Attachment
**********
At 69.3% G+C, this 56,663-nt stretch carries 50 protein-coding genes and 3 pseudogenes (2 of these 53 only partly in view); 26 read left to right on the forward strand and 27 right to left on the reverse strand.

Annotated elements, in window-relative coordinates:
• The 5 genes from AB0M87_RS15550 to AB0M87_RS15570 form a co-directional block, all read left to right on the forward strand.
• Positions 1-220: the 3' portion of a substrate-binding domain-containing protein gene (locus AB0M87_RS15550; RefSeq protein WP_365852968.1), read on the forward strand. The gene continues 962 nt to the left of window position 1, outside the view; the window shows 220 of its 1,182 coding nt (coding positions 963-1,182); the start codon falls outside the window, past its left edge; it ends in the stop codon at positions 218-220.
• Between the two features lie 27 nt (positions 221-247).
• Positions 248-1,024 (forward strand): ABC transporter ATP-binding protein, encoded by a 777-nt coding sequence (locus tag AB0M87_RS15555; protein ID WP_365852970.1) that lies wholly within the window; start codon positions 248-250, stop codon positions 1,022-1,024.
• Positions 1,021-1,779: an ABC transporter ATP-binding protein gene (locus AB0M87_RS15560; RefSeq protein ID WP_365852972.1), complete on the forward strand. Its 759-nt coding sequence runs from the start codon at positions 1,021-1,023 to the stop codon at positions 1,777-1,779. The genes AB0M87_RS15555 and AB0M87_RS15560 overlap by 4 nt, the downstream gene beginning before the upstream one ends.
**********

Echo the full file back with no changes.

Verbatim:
At 69.3% G+C, this 56,663-nt stretch carries 50 protein-coding genes and 3 pseudogenes (2 of these 53 only partly in view); 26 read left to right on the forward strand and 27 right to left on the reverse strand.

Annotated elements, in window-relative coordinates:
• The 5 genes from AB0M87_RS15550 to AB0M87_RS15570 form a co-directional block, all read left to right on the forward strand.
• Positions 1-220: the 3' portion of a substrate-binding domain-containing protein gene (locus AB0M87_RS15550; RefSeq protein WP_365852968.1), read on the forward strand. The gene continues 962 nt to the left of window position 1, outside the view; the window shows 220 of its 1,182 coding nt (coding positions 963-1,182); the start codon falls outside the window, past its left edge; it ends in the stop codon at positions 218-220.
• Between the two features lie 27 nt (positions 221-247).
• Positions 248-1,024 (forward strand): ABC transporter ATP-binding protein, encoded by a 777-nt coding sequence (locus tag AB0M87_RS15555; protein ID WP_365852970.1) that lies wholly within the window; start codon positions 248-250, stop codon positions 1,022-1,024.
• Positions 1,021-1,779: an ABC transporter ATP-binding protein gene (locus AB0M87_RS15560; RefSeq protein ID WP_365852972.1), complete on the forward strand. Its 759-nt coding sequence runs from the start codon at positions 1,021-1,023 to the stop codon at positions 1,777-1,779. The genes AB0M87_RS15555 and AB0M87_RS15560 overlap by 4 nt, the downstream gene beginning before the upstream one ends.